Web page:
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Re: Suspension problems

Posted: Mon May 27, 2019 2:33 pm
by jscarmozza
Quick update on the performance of my engine since adjusting the weight on the wheels: it ran 100% better, still slipped a little, but I was able to pull 7 cars, one with an adult and child on board. It's not perfect but it pulls much better than ever before. John

P.s. Thanks for the good advice Michael.

Re: Suspension problems

Posted: Wed Jun 19, 2019 1:29 pm
by jscarmozza
In an effort to get as much as I can get without taking the engine apart I did a variation on Mike's spring replacement for the solid heart rockers. I haven't run the engine with them in place yet, but they seem to redistribute more weight to the drivers. I included a photo of the solid rocker next to the spring rocker, I'll let you know if they make a difference in the engine's traction.
John

Re: Suspension problems

Posted: Wed Jun 19, 2019 3:06 pm
by Bill Shields
I wonder how much 'centering action' comes from the spring rigging?...not that it is really a worry on our models.

On my 3/4" Hudson, I took out the rocker and put in a roller, running on the same rocker ramp...not necessarily for better traction but because i got tired of looking for (and often remaking) the rockers

which is not a problem with your springs !

Re: Suspension problems

Posted: Wed Jun 19, 2019 3:40 pm
by jscarmozza
I'll let you know how it performs Bill.
John

Re: Suspension problems

Posted: Wed Jun 19, 2019 3:46 pm
by Bill Shields
if it works it works. I have seen the 3/4" hudsons with just rollers on a flat surface and the heck with the centering....

Re: Suspension problems

Posted: Thu Jun 20, 2019 7:50 pm
by johnpenn74
Along those same lines, I believe the first superpower Bershires had greased friction plates on the trailing truck instead of heart rockers... At least that is the way I interpreted in the book. It would probably at the simplest application given our models and issues with loading,unloading, track, etc.

JP

Re: Suspension problems

Posted: Sun Jun 30, 2019 4:28 pm
by jscarmozza
Performance update with the spring loaded heart rockers is that I didn't see much more improved performance, pulled 7 cars and still experienced some slip on start up and on grades. Much better than it was before I started making the adjustments, but It will never pull like a Pacific.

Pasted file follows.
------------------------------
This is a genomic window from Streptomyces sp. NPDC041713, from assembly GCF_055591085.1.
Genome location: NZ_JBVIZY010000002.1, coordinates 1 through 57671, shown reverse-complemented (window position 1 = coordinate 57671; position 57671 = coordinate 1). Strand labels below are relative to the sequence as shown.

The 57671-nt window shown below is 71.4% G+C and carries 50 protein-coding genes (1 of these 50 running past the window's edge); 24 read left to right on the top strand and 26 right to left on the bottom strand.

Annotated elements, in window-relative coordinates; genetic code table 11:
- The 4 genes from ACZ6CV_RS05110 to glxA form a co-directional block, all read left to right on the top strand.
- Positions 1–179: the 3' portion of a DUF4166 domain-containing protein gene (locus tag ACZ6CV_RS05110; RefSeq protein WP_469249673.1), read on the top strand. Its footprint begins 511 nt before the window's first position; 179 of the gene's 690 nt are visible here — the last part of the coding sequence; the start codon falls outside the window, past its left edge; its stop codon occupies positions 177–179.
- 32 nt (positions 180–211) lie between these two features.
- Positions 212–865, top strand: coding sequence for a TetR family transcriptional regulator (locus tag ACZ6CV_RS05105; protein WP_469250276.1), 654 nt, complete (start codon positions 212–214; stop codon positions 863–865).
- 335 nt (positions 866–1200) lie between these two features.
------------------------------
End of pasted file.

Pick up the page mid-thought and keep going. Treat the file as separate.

John

Re: Suspension problems

Posted: Mon Jul 01, 2019 7:39 am
by Pontiacguy1
If you can pull 7 cars around with a Little Engines Atlantic, that's not too bad. I have seen some that would barely pull anything more than the tender and engineer around. About the only things left to do to make it pull better are (1) put steel tires on it, (2) add a bunch of lead weights between the drivers, (3) add a working sander of some type, or (4) chain drive the trailing truck. Or use some combination of the above items. Any Atlantic that I've ever seen that could really pull a lot had a chain driven trailing truck. Although one guy I saw had a boxcar that he kept right behind his tender. The boxcar was powered with electric motors on the wheels and had batteries in it. Looked a lot like one of those REA boxcars or something like that. He had a small knob and switch mounted on his tender so that he could control the speed and the direction. It was quite the hidden 'booster', and he would pull impressive trains with it. Some would consider that cheating... I thought it was pretty neat.

I'd just be happy with it and run it, but in any case, congrats on getting it to pull a lot better.

Re: Suspension problems

Posted: Mon Jul 01, 2019 7:48 am
by Berkman
How does the chain drive work with a ash pan?

Re: Suspension problems

Posted: Mon Jul 01, 2019 3:12 pm
by Pontiacguy1
Ones I saw had two chains, which were both small, that were on the outside near the wheels, and the ash pan dumped between them. They had to slighly modify the trailing wheel diameter so that the RPM would be correct and the surface feet of the two wheel surfaces would be the same so there wouldn't be any binding. It was a pretty small chain, Like a #25 or something like that, and it had a guide that it went through that would allow it to flex sideways some and realign. I've seen the systems but never having built one, I can only tell you that it has been done several times and that it does indeed work, and at least one of the ones I've seen was a coal burner. Surely there is someone on this board who can give you more specifics if you need it.

Re: Suspension problems

Posted: Mon Jul 01, 2019 5:31 pm
by Wayne Davis
There was an article in Modeltec October 1996 "Hanson Booster Truck" by Thomas Patton, on how to put a chain drive on a trailing truck. It gives the calculations for sprocket size for wheel sizes.

Wayne

Re: Suspension problems

Posted: Mon Jul 01, 2019 9:42 pm
by pat1027
Speaking on a 7-1/2" gauge Pacific the chain runsbelow the top of the cradle. The ash pan is in three sections. The center section slopes downward toward the rear above the chain. Two on the side rest on the cradle and the center. The chain is along the center of the locomotive.